San Jose Police has moved to the Silicon Valley Radio System and every channel is encrypted! It’s UHF system is no longer in use!
Are *any* cities that are on this system unencrypted?
The encryption / Mode description in the RRDB seems to be pretty accurate.
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...all have dispatch channels that are on SVRCS and are still in the clear. Some of those municipalities have additional Tac channels that may (or may not) have full time encryption. Most of the time I just listen to the system in "ID SEARCH" mode and listen to whatever comes up. I'll hold on a city or channel if there is something interesting. So I didn't notice SJPD because I wasn't actively listening for them.
Thank you, I'll try to figure out how to get that to my 536HP (I'll read up on it then ask for help if need be, but I'm guessing there are good instructions.)
If you live in an area that uses encryption and you don't like it make your voice heard. Email elected officials, attend city council meetings and speak about it during public comment, and offer other options.
Some options you can offer,
Only 'secondary' or 'tactical' channels be encrypted.
Dispatcher remains in the clear.
Radio traffic be made available online with a delay.
Talk about the interoperability issues encryption causes, most of these regional radio systems were build (and funded) so everyone can talk to everyone, is that still possible?.
It's YOUR radio system, get up and do something about it.
The issue is outside agencies often can't monitor/talk to the encrypted agency for situational awareness.Just an FYI, when SJPD or any other agency wants to do interoperability, they will use none encrypted T/Gs. So that will not win your battle.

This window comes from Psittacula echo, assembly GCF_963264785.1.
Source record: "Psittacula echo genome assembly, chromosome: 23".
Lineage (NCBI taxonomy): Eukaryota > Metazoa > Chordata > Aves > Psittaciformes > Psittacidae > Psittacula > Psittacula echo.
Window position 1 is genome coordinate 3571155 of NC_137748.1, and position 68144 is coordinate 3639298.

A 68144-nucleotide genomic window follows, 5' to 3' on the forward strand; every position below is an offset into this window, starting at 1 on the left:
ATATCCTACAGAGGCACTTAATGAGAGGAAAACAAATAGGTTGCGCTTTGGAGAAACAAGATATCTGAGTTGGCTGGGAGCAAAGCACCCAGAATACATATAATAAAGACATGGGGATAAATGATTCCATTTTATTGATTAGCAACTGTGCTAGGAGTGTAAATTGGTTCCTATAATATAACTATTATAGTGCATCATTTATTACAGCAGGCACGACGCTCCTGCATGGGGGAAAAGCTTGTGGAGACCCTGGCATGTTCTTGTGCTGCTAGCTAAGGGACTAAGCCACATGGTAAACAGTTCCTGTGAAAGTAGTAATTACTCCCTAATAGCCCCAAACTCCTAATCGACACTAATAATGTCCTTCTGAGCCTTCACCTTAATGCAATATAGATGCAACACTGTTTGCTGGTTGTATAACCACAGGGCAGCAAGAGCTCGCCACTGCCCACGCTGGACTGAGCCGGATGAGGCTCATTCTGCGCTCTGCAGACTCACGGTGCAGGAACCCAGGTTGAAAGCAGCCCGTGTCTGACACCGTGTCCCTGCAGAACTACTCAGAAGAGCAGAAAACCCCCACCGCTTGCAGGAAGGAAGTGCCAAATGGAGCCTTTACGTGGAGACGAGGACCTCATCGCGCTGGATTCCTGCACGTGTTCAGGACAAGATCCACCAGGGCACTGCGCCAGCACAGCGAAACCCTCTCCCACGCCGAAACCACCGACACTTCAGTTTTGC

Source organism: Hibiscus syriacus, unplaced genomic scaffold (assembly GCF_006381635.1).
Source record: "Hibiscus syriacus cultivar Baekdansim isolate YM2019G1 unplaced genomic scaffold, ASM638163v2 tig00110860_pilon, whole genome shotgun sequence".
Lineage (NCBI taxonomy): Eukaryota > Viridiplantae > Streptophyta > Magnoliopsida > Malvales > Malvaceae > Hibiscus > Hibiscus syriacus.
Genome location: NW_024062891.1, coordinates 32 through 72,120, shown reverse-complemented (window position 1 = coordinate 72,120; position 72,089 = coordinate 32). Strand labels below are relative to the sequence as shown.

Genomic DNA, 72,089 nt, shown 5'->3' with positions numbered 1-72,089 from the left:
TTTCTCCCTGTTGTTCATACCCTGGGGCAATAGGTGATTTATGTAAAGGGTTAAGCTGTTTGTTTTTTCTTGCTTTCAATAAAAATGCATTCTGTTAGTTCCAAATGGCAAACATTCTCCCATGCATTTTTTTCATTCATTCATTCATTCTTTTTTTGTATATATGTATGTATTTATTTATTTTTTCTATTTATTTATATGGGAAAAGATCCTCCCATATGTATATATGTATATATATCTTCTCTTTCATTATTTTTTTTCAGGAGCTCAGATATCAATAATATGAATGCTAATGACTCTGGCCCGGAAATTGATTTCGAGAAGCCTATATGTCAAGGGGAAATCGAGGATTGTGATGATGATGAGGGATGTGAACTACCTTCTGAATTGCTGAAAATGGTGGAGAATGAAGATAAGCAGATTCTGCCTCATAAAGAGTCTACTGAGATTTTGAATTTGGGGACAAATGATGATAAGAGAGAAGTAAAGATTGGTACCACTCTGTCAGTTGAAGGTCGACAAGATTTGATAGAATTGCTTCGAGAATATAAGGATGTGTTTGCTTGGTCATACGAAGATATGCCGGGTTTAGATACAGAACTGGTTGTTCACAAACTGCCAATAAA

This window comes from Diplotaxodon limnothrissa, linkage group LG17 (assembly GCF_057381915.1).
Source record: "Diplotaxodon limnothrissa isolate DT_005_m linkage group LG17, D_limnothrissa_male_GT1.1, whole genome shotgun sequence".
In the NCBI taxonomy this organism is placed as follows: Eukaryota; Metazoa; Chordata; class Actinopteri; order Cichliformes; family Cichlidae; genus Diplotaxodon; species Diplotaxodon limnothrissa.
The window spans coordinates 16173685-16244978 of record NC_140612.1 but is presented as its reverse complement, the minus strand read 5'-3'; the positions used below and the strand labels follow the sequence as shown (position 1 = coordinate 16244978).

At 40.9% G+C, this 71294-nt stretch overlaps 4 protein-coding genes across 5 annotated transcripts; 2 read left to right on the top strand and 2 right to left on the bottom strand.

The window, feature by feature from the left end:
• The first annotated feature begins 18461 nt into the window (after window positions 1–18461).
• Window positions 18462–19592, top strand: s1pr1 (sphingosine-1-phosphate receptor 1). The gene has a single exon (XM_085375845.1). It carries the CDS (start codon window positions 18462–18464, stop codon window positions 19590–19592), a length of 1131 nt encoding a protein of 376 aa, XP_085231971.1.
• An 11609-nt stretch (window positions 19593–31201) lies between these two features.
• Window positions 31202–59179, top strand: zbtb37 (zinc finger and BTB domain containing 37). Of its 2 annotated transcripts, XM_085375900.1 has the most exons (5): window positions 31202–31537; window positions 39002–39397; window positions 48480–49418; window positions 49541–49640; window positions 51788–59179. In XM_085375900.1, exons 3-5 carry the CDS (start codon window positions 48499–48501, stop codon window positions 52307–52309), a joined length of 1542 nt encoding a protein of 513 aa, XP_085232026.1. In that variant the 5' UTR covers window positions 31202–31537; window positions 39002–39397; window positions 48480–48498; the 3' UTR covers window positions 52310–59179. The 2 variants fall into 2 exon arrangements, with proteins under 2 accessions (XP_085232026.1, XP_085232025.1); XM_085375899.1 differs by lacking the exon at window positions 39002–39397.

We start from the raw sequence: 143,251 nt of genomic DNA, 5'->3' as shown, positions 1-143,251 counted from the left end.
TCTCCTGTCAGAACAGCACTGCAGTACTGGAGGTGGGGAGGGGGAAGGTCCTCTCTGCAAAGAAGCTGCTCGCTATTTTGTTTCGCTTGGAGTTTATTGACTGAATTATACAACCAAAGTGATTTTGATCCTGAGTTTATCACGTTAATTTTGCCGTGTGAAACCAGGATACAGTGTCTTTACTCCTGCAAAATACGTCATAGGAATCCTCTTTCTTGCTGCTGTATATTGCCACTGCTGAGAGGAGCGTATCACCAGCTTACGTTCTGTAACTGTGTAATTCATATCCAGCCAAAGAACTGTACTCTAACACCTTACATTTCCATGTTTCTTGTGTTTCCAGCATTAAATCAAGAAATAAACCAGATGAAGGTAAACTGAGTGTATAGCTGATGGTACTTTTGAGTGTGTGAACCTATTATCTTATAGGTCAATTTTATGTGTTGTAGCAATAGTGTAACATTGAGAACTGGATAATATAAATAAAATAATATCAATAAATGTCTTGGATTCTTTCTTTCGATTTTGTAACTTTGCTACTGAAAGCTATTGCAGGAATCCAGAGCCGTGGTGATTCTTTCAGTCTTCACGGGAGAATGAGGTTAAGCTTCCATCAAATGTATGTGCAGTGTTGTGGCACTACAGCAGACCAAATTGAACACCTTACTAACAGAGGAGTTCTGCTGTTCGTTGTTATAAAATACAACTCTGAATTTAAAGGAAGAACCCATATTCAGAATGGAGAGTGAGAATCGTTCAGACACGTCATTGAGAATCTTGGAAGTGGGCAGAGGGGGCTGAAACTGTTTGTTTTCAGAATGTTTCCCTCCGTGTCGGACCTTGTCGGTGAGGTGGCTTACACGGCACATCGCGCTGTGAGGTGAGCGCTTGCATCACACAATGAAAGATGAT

Keep in mind as soon as officer safety is called, all bets are off. It's a job I wouldn't want.
The issue is outside agencies often can't monitor/talk to the encrypted agency for situational awareness.
So you are saying a CHP radio that is perhaps programmed with several different radio systems will have all the appropriate keys in the appropriate slots? That takes a LOT of coordination.Radios on the same system can/will have the encryption keys necessary to listen/talk to SJPD.
The nice thing about a common system like this is that encryption keys can be updated on the fly remotely, so not a big deal.
Any agency responding from outside the SVRIA system isn't going to be first in, so immediate interoperability on the SJPD talkgroups isn't an issue.
So you are saying a CHP radio that is perhaps programmed with several different radio systems will have all the appropriate keys in the appropriate slots? That takes a LOT of coordination.
Not trying to argue but I'm more talking about day to day operations. Reprogramming and/or rekeying radios would be very much doable for larger long lasting incidents, I'm more talking about being able to have situational awareness.If the CHP radios in that area are on the SVRIA system, it's likely they have the keys.
CHP has a neat little system where radios can be programmed on the fly, remotely by techs in Sacramento. We did it with an incident locally, they showed up, they connected to our WiFi and Sacramento pushed out the update. Within a few minutes, their radios were on our system.
Also, if the radios are on the system and are set up for Over The Air Rekeying (OTAR), they can receive encryption key updates.
If I were a crook with a scanner, and I heard a dispatch transmission to the address I was robbing, I'd get the heck out of there - in which case, it would increase officer safety by avoiding a confrontation, but lower the rate of solved crimes (unless I was interrupted before I got started.) So I'm not sure encryption is purely an officer safety issue. I'm all for encrypting officers executing search warrants, stateouts, and other cases where secrecy is of the essence, but I have a big problem with blanket encryption of everything.